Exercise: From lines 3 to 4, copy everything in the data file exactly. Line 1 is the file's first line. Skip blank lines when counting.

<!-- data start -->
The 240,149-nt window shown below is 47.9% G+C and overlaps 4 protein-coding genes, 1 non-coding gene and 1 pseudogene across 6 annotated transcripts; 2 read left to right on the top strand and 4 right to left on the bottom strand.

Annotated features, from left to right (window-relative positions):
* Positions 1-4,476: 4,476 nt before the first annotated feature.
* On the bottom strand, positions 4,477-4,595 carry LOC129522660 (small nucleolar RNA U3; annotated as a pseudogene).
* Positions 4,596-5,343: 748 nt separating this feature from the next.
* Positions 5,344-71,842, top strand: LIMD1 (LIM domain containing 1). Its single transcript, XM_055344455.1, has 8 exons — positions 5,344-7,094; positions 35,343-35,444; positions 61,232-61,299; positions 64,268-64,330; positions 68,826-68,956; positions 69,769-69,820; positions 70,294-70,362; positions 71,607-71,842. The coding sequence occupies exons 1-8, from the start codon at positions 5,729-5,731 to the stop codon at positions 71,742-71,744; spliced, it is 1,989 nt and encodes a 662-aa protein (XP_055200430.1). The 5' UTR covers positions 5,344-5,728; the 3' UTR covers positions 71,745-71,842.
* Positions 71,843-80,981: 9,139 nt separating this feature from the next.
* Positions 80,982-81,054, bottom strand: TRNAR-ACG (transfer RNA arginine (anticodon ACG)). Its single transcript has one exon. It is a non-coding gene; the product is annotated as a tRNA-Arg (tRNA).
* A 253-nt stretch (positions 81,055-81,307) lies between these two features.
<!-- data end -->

* Positions 1-4,476: 4,476 nt before the first annotated feature.
* On the bottom strand, positions 4,477-4,595 carry LOC129522660 (small nucleolar RNA U3; annotated as a pseudogene).